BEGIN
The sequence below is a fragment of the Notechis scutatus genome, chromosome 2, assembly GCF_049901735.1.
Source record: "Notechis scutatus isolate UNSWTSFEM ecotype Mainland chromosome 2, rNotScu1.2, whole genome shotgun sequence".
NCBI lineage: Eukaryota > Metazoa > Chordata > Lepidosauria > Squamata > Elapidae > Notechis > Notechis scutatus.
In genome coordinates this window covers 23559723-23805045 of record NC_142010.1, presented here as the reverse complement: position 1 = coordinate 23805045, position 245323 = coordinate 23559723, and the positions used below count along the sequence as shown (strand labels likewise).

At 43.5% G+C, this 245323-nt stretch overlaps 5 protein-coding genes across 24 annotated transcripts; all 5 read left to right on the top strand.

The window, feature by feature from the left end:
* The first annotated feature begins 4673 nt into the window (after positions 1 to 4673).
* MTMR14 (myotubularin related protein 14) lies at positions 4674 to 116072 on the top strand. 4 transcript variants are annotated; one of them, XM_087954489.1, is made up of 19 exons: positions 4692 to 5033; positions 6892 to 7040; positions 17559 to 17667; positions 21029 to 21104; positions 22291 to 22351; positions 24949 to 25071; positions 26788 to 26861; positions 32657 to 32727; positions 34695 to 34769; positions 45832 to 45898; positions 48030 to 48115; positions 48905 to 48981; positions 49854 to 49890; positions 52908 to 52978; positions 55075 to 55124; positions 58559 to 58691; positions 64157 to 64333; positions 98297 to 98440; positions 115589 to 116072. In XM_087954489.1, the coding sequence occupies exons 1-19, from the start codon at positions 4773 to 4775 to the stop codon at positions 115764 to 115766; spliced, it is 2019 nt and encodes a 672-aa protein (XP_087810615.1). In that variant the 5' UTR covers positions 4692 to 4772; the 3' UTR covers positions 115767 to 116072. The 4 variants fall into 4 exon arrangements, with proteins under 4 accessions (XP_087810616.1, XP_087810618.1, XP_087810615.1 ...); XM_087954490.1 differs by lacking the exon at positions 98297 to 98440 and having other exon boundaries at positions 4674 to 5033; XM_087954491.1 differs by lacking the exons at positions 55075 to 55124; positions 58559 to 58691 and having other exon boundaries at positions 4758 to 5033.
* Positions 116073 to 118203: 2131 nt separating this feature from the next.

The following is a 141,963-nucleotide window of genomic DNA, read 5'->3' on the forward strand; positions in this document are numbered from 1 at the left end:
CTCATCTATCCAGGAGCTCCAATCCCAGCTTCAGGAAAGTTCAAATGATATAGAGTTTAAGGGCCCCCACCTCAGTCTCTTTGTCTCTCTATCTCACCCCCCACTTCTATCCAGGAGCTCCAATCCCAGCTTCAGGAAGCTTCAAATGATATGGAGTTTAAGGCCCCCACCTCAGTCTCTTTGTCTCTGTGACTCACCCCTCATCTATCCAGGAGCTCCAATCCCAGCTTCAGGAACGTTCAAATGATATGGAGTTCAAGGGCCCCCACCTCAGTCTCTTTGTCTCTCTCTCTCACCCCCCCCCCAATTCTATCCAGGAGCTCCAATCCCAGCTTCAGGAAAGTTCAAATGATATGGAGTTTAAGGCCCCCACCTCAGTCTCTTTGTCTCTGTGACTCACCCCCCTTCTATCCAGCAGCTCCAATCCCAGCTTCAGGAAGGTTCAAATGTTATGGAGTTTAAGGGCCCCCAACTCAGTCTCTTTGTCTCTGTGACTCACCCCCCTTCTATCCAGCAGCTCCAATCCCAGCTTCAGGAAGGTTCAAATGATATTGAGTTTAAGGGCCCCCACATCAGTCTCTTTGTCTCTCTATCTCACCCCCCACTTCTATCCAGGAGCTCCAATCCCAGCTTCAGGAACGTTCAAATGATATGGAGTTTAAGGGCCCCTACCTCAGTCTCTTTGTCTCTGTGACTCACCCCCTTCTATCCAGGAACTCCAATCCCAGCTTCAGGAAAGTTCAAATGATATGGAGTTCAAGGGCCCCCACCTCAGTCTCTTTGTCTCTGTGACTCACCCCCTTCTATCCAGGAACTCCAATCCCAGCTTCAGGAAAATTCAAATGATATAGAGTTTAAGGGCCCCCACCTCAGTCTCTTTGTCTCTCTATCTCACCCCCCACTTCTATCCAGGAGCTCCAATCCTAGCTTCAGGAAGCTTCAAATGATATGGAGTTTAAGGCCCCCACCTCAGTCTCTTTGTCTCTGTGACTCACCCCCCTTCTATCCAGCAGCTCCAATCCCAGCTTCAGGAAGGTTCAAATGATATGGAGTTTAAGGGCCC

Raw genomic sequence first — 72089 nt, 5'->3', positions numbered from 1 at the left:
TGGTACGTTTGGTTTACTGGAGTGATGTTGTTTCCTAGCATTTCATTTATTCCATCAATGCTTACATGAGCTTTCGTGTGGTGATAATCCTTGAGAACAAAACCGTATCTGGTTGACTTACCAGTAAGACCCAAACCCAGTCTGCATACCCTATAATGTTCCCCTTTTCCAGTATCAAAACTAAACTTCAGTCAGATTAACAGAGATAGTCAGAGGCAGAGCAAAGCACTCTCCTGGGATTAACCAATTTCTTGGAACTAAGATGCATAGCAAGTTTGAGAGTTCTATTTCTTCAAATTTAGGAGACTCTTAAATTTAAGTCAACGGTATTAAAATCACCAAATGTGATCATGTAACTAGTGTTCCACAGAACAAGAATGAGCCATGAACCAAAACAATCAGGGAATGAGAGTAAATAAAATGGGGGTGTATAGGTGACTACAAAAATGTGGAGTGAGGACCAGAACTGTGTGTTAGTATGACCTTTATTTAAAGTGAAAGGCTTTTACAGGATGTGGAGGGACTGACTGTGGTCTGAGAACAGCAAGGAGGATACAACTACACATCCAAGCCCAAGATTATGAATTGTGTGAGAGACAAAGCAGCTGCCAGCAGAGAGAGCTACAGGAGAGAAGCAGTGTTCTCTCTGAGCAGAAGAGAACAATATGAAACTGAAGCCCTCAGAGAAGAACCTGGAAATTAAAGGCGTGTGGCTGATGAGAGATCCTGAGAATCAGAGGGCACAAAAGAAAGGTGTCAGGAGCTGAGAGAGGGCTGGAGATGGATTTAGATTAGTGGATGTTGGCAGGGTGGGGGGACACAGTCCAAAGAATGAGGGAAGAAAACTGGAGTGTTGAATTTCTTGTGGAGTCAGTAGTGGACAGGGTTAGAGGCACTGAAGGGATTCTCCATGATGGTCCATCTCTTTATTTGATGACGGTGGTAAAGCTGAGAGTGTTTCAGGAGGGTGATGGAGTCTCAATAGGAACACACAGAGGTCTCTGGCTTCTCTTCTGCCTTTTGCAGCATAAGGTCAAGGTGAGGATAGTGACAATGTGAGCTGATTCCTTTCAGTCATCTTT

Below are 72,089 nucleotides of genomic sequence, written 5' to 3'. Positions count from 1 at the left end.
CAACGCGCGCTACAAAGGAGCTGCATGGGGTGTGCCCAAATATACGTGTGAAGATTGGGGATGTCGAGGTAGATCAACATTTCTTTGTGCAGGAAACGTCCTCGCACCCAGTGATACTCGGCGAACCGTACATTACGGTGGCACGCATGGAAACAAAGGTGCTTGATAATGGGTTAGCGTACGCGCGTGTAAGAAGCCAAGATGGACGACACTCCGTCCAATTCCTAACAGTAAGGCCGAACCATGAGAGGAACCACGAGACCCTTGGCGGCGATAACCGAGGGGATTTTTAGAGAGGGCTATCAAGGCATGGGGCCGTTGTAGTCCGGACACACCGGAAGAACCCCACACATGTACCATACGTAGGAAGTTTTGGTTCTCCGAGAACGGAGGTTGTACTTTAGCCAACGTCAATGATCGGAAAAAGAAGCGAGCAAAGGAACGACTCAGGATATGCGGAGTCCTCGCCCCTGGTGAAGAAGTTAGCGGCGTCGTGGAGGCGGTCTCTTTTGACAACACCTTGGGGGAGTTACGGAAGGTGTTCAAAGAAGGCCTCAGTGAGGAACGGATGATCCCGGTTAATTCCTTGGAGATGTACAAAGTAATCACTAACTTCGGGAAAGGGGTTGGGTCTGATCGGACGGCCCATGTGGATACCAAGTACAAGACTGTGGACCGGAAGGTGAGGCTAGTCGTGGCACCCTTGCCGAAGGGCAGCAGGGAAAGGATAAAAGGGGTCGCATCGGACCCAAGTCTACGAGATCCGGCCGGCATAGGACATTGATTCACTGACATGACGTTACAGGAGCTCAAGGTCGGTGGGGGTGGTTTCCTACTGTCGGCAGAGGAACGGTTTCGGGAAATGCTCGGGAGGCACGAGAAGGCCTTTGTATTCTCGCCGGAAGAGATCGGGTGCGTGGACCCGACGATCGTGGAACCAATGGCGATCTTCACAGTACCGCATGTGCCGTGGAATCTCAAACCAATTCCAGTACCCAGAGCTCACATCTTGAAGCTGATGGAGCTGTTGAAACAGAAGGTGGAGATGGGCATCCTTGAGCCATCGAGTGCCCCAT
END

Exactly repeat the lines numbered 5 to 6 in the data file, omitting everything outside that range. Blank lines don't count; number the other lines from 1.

At 43.5% G+C, this 245323-nt stretch overlaps 5 protein-coding genes across 24 annotated transcripts; all 5 read left to right on the top strand.

The window, feature by feature from the left end: